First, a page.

Medical Education Needs Major Surgery
With costs rising, does it make sense to pay 170 anatomy professors to design 170 courses?
Rising educational debt and the prospect of declining income threaten to reduce the number of young men and women who choose medicine as a career. Managing the cost of medical education is also important in controlling rising health costs in general, because a deeply indebted doctor is more likely to be one who practices to pay off his loans rather than for his patients’ best interests.
The U.S. medical education system is the finest in the world, yet it is very expensive and inefficient. Although each medical school prides itself on the quality and delivery of its curriculum, all medical schools teach basically the same material.
For the first two “preclinical” years, students immerse themselves in the study of normal and then abnormal human bodily structure and function: anatomy, histology, physiology, pathophysiology and related disciplines. The curriculum is largely standardized by national accrediting bodies, and also by common sense (no school could eliminate the study of anatomy), although many schools will add such “extras” as “creative writing in medicine” or “medical drawing.”
Historically, each school has operated in isolation from others nearby, viewing their “brands” as valuable intellectual property to be guarded. For this reason, each of the 170 or so U.S. medical schools invests a huge amount of time and money to develop and implement its course of study. But students generally skip the live lectures to watch videos of those lectures and read the books on their own.
The uncomfortable truth is that medical schools today provide a preclinical education that their students neither want nor need. Students hate live classroom lectures, especially for basic content, and they know they learn better on their own time at their own pace. Yet schools still rely on these educational relics.
A more individualized system of self-study using the latest in digital technology, along with small study groups to integrate knowledge, would provide more effective learning. It seems wasteful to pay 170 anatomy professors to design 170 separate courses and then bill students for this privilege.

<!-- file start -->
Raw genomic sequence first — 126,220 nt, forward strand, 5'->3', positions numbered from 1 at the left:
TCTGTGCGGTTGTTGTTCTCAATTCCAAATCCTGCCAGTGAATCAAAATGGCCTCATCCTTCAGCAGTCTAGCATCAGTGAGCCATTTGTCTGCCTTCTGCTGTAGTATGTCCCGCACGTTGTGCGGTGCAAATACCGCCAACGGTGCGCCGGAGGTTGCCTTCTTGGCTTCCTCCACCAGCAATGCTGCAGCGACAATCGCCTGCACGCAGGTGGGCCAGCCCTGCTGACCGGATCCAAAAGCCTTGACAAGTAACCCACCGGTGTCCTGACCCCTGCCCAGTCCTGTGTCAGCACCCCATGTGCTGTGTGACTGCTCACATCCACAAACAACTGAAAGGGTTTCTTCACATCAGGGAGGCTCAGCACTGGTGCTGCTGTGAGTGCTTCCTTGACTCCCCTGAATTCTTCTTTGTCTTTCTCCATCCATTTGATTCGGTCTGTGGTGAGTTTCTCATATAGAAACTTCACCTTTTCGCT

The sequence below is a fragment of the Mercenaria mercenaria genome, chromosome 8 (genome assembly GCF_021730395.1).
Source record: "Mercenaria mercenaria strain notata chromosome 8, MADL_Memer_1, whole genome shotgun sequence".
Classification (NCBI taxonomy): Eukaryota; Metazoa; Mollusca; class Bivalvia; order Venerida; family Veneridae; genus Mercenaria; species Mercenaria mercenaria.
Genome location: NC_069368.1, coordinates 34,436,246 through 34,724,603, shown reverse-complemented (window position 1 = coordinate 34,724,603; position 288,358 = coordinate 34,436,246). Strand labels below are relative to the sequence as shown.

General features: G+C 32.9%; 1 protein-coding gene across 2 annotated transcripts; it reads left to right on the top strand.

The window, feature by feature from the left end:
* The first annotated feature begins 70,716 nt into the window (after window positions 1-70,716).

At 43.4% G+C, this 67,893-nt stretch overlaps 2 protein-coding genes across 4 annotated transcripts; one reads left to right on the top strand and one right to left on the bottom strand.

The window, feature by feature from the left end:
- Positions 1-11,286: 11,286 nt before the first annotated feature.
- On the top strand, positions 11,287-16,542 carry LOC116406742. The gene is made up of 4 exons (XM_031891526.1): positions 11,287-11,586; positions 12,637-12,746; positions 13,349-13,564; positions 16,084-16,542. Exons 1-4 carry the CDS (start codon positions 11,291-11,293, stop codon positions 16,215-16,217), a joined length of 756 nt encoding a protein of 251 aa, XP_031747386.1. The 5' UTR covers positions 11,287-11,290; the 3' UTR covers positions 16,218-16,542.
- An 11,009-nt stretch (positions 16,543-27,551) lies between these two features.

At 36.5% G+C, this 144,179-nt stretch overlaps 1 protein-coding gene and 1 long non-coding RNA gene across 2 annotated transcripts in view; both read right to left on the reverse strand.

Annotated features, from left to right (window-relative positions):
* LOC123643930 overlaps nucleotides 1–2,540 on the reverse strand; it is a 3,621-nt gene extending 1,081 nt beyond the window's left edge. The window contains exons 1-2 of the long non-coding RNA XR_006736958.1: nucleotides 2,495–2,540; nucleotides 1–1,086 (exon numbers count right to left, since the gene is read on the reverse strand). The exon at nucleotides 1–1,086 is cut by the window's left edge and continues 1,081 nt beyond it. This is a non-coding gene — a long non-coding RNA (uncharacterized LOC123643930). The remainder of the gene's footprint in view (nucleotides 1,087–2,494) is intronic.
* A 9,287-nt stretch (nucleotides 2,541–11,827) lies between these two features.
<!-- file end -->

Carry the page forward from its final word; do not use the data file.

The cost structure of medical education is also opaque. Tuition has no relation to the cost of educating medical students. Few schools even measure what it costs to provide medical education and instead lump tuition income into their general budgets. Since there are a limited number of accredited schools providing M.D. degrees, and a vast oversupply of would-be doctors vying for spots, students resist questioning the status quo. They also feel grateful to be among the elite who are accepted for admission.
To make the medical education system more responsive to the academic and financial needs of its students, medical schools should measure the resources they devote to preclinical students. Each school should document all tuition they collect, as well as all government support and charitable contributions raised for student education, and report annually to the public how that money is spent. A more transparent cost structure might prompt schools to temper tuition increases.
The second step is to remove barriers to educational innovation. The Liaison Committee on Medical Education, which is the accrediting agency that establishes standards for medical schools, enacted strict guidelines on staffing for medical schools long before the Internet and YouTube. They should update their guidelines to accommodate innovation and collaboration for preclinical study.
Ultimately, students and young physicians need to make their opinions and needs known. Antiquated and expensive preclinical medical education does not serve the next generation of physicians, or all of us who will depend on them for medical care.
Dr. David, a board-certified gastroenterologist, practices in Westchester County, N.Y., and is a clinical assistant professor of medicine at the Albert Einstein College of Medicine.